Long reads

Should your boss be able to see what you look at on the internet?

22 Oct 2020 By Elizabeth Howlett

Reports of firms monitoring staff’s home working computer usage are on the rise and could have serious implications for trust – so is this ever OK?

‘Big Brother is watching you.’ It’s a phrase so ubiquitous in popular culture now (and so synonymous with Channel 4, Nasty Nick and assorted celeb breakdowns) that some may even be unaware of its origins. It’s the phrase, of course, used to remind citizens in George Orwell’s novel, Nineteen Eighty Four, that they are under constant surveillance – a chilling thought. 

And yet, in some ways, the fictional citizens of Oceania are arguably better off than some UK employees today, feels Tim Sharp, senior employment rights officer at the TUC. It’s a bold statement. But at least Oceania residents were aware of being monitored, he explains – a luxury many UK workers don’t enjoy, and increasingly so now amid widespread home working.

Some employee monitoring tech and productivity tool tech vendors, such as Prodoscore and Hubstaff, have “reported the number of companies trialling their software has more than doubled during Covid-19 when home working increased”, says Hayfa Mohdzaini, senior research adviser at the CIPD. Meanwhile, research by Top 10 VPN shows there was an 87 per cent rise in online queries about purchasing surveillance software this April (compared to average monthly searches between March 2019 and February 2020), and research consultancy Gartner has predicted 80 per cent of firms will be using such tools by the end of this year. “What is really worrying is it’s not clear that many workers know that such technology is being used by their employers and there has been little attempt to agree the use of it,” says Sharp. “Therefore, it’s not clear that there is any sort of consent... it’s something we are concerned about.”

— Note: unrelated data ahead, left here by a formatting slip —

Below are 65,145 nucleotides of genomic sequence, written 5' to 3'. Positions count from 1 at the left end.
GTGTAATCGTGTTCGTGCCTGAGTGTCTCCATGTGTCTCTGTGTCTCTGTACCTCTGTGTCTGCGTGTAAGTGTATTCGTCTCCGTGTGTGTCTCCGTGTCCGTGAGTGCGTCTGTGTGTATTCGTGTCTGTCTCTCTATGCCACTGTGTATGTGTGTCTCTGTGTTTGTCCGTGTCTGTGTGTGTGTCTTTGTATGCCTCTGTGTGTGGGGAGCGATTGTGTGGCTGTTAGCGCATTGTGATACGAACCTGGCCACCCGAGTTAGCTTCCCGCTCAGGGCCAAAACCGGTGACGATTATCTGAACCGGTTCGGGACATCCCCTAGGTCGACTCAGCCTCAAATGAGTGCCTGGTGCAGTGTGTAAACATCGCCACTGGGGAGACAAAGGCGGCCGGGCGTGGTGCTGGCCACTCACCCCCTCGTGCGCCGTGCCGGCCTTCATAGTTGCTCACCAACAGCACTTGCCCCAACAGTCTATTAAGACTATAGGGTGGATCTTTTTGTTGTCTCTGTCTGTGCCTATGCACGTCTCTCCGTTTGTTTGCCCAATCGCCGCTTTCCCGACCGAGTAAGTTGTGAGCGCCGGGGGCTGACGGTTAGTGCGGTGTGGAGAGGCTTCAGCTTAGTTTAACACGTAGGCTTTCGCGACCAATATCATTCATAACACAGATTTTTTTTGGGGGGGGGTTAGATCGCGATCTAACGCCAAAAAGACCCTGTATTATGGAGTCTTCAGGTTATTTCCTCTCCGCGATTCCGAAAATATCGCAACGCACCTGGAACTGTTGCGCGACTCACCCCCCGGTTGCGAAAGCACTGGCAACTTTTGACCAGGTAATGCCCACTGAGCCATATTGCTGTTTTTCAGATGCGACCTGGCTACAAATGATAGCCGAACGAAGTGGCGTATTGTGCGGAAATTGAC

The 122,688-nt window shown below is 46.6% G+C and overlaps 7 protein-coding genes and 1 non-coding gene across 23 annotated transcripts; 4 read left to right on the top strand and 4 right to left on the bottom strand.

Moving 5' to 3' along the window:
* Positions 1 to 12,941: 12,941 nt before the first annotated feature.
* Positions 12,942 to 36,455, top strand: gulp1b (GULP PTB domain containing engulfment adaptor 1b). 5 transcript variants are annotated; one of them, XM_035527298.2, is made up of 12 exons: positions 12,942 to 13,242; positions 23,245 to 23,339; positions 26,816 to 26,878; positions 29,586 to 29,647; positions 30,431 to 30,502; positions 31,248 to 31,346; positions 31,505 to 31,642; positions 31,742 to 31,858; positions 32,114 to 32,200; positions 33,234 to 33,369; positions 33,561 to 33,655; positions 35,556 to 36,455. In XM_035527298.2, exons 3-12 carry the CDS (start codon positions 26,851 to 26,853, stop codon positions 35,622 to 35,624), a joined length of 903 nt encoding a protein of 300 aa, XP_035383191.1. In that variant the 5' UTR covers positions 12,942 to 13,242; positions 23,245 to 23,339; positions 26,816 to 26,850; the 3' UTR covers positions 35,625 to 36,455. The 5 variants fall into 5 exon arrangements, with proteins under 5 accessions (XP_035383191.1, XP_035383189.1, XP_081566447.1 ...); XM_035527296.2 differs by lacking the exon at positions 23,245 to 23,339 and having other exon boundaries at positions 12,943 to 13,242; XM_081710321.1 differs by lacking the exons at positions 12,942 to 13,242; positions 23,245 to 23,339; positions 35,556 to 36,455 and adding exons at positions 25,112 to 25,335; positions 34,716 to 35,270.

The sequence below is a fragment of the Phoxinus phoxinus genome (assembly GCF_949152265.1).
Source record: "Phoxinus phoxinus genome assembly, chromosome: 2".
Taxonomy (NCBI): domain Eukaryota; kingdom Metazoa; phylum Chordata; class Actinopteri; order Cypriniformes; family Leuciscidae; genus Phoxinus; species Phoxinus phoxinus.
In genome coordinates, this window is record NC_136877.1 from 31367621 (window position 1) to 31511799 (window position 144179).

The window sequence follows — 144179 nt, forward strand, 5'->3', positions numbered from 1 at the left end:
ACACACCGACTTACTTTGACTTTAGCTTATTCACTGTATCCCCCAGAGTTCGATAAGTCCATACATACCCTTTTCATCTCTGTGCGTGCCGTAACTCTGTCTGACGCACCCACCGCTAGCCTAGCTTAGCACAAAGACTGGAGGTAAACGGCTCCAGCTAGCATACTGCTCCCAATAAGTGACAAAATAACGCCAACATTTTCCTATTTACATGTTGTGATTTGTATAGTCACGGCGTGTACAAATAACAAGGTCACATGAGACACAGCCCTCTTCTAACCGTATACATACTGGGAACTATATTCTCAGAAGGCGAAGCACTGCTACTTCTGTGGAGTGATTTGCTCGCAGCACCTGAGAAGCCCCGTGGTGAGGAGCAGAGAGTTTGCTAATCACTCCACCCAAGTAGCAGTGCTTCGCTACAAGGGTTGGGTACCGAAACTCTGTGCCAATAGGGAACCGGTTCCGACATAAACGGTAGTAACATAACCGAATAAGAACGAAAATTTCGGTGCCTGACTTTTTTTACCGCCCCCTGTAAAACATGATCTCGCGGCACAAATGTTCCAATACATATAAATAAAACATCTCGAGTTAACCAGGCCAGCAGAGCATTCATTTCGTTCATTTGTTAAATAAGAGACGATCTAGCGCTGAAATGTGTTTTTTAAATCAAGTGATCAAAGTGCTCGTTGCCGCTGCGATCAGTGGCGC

He’s not the only one. While tracking employees is nothing new, it’s the highly covert form this is increasingly taking that is a particular worry, agrees Norman Pickavance, former HR director and chief executive of Tomorrow’s Company and now independent adviser. Clocking in and out of work is a longstanding, overt and as such accepted form of monitoring, but keystroke and email monitoring, webcam access, screen recording or random screen capture and phone call recording is a whole new level of intrusion, he says. “The challenge with this software is it is very sophisticated and very deeply embedded within the way in which you are using the device,” he says, confirming that even before Covid such employee monitoring was “massively on the rise”, with this exacerbated by the fact “there are many employers anxious about [the effects of] home working on the productivity of their people”.

So is any level of remote surveillance ever acceptable? And if so, in what circumstances? Sharp says that from a legal perspective a lot of this is uncharted territory, which is why he is “worried, as it feels like we are sleepwalking into the use of technology without society having taken a view on what is acceptable”. 

Emma Vennesson, counsel at Faegre Drinker, advises employers to be transparent about using monitoring software, and that they should only implement it once a risk assessment has been carried out to determine “whether it is proportionate and justified”. “Employees should be informed about what personal data will be collected and the purposes for which it will be processed,” she says.